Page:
[Susan Isaacs's literary models in "Almost Paradise"] appear to be Erich Segal, Judith Krantz and Janet Dailey. To be sure, she has some of their tricks down pat: she manages, in the course of the book, to range over some three generations and two continents, tangle her characters in lots of messy relationships and compromising positions, and for good measure, throw in some incest and a lengthy deathbed scene.
All this should make for fast, if not exactly edifying, reading, but it doesn't. The reader knows from the second page what is going to happen, and the only suspense that remains has to do with how many clichés Miss Isaacs can pack into the remaining 480-odd pages. The characters not only speak in clichés—since much of this book takes place in the movie world, "you're going to be a big star" is a favorite expression—but most of them are clichés, devoid of any inner life and equipped with only the most obvious of emotions….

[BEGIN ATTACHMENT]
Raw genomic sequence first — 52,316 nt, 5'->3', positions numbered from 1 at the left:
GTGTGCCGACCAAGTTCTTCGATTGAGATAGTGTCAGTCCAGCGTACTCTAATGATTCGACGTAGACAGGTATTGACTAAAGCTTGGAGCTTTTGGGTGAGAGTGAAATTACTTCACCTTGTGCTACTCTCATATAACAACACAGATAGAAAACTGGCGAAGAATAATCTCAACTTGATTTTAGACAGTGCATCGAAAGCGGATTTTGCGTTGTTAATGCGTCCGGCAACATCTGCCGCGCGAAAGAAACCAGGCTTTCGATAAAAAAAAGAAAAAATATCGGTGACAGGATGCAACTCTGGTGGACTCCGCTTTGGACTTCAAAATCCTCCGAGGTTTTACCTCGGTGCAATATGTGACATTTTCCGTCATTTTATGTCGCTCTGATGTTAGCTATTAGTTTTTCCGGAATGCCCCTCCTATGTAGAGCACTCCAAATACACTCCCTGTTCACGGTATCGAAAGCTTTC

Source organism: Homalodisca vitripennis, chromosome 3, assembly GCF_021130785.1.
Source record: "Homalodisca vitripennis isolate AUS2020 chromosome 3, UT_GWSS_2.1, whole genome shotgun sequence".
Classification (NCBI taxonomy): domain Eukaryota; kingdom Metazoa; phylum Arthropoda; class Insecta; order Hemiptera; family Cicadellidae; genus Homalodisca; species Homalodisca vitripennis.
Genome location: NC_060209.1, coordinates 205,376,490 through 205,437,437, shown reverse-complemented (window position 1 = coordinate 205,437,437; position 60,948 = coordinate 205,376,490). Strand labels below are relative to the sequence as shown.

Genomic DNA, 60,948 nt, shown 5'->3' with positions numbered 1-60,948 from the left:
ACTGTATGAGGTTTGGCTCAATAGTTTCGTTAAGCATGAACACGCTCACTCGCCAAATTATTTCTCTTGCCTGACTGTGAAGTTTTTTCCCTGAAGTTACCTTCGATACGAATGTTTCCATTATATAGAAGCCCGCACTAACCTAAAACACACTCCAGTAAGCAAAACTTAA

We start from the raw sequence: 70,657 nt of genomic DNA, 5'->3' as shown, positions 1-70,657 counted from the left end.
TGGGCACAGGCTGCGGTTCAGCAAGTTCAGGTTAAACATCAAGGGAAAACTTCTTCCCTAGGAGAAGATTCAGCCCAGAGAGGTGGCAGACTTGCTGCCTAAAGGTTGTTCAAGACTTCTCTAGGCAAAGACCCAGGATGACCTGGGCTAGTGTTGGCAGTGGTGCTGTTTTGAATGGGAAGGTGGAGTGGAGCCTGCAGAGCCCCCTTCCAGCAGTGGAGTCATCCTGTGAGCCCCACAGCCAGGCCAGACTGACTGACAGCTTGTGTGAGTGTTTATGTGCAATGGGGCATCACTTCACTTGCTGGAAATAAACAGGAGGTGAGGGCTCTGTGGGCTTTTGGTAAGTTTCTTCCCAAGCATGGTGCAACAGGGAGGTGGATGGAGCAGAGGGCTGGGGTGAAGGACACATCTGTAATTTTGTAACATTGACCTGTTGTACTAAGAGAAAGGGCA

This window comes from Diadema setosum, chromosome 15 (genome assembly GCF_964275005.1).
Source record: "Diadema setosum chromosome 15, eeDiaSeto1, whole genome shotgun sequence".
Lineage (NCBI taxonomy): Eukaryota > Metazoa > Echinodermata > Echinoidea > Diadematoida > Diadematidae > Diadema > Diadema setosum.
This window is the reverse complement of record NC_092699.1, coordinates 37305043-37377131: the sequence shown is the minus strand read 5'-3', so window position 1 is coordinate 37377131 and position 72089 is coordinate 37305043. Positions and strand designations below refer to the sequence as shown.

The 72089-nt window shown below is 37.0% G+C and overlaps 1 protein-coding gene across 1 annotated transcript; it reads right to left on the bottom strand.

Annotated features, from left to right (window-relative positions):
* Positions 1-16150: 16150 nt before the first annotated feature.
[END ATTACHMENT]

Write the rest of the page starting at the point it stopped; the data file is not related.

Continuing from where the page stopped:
As for Miss Isaacs's style and narrative approach, the first sentence of the book should give you a pretty good idea of where "Almost Paradise" is headed: "Jane Cobleigh," it reads, "was on a British Airways Concorde, flying faster than sound to try and reclaim her husband."
Michiko Kakutani in a review of "Almost Paradise," in The New York Times, Section 3, February 1, 1984, p. 23.